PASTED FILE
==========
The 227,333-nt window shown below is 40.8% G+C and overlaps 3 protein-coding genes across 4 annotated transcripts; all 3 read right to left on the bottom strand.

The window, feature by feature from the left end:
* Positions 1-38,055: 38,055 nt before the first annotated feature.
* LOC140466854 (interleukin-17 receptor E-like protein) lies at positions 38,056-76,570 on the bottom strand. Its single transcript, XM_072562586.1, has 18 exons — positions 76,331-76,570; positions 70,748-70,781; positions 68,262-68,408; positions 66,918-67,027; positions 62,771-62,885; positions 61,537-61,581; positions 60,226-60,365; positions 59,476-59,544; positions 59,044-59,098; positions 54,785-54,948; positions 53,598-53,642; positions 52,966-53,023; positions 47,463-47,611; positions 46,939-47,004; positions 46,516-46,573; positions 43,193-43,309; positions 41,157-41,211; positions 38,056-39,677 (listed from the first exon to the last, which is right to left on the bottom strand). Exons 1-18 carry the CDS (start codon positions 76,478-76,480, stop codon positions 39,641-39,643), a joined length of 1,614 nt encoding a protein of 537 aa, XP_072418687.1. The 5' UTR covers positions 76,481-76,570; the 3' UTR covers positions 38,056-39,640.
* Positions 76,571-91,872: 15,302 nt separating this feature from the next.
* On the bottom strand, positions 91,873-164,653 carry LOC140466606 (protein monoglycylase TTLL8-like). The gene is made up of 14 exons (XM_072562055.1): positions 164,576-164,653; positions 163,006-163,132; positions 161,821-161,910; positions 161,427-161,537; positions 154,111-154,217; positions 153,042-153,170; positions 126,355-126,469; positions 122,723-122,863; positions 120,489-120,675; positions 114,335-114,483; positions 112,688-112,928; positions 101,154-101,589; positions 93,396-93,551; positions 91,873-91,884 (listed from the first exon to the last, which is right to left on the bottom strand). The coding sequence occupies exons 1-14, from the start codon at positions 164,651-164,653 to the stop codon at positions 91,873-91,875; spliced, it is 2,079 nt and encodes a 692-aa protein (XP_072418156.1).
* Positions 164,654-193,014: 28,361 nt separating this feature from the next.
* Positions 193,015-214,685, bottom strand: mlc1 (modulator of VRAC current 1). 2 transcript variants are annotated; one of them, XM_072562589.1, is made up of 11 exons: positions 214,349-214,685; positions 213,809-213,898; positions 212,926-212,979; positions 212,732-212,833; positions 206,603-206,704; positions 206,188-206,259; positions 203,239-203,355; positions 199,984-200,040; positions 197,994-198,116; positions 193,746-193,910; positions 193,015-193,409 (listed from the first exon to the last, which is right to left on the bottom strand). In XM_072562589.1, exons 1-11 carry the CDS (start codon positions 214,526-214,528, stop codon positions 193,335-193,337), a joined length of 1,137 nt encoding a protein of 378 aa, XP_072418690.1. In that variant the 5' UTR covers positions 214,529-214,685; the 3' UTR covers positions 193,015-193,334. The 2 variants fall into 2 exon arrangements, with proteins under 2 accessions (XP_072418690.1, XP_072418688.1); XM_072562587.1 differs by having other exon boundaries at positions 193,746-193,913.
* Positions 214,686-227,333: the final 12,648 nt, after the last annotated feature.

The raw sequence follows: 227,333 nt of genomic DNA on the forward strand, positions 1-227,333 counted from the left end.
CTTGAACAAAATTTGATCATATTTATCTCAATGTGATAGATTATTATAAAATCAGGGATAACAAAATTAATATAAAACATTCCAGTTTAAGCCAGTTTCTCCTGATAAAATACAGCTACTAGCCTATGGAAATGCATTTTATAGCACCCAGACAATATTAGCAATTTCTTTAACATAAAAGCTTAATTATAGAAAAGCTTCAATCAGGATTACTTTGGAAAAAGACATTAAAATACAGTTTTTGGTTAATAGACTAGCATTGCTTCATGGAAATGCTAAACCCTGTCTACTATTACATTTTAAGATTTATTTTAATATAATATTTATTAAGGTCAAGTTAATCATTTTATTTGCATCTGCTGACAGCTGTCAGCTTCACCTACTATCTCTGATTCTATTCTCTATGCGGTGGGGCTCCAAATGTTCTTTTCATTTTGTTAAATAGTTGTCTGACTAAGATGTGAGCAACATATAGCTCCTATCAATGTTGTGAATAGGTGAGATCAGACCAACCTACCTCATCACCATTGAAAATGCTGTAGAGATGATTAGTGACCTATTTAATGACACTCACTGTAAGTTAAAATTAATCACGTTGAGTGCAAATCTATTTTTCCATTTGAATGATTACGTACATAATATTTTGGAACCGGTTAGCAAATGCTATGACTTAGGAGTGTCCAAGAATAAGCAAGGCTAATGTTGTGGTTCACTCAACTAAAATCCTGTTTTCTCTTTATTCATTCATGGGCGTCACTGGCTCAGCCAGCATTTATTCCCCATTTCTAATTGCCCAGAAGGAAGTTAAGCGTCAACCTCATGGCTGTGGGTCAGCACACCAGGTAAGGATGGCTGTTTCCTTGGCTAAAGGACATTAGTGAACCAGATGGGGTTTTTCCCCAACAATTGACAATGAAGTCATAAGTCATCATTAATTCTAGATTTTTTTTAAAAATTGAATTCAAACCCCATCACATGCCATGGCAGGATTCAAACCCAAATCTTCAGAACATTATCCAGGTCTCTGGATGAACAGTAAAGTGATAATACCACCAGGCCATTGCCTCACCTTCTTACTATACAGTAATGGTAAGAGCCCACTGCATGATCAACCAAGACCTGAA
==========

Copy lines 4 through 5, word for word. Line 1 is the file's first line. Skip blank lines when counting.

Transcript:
* LOC140466854 (interleukin-17 receptor E-like protein) lies at positions 38,056-76,570 on the bottom strand. Its single transcript, XM_072562586.1, has 18 exons — positions 76,331-76,570; positions 70,748-70,781; positions 68,262-68,408; positions 66,918-67,027; positions 62,771-62,885; positions 61,537-61,581; positions 60,226-60,365; positions 59,476-59,544; positions 59,044-59,098; positions 54,785-54,948; positions 53,598-53,642; positions 52,966-53,023; positions 47,463-47,611; positions 46,939-47,004; positions 46,516-46,573; positions 43,193-43,309; positions 41,157-41,211; positions 38,056-39,677 (listed from the first exon to the last, which is right to left on the bottom strand). Exons 1-18 carry the CDS (start codon positions 76,478-76,480, stop codon positions 39,641-39,643), a joined length of 1,614 nt encoding a protein of 537 aa, XP_072418687.1. The 5' UTR covers positions 76,481-76,570; the 3' UTR covers positions 38,056-39,640.
* Positions 76,571-91,872: 15,302 nt separating this feature from the next.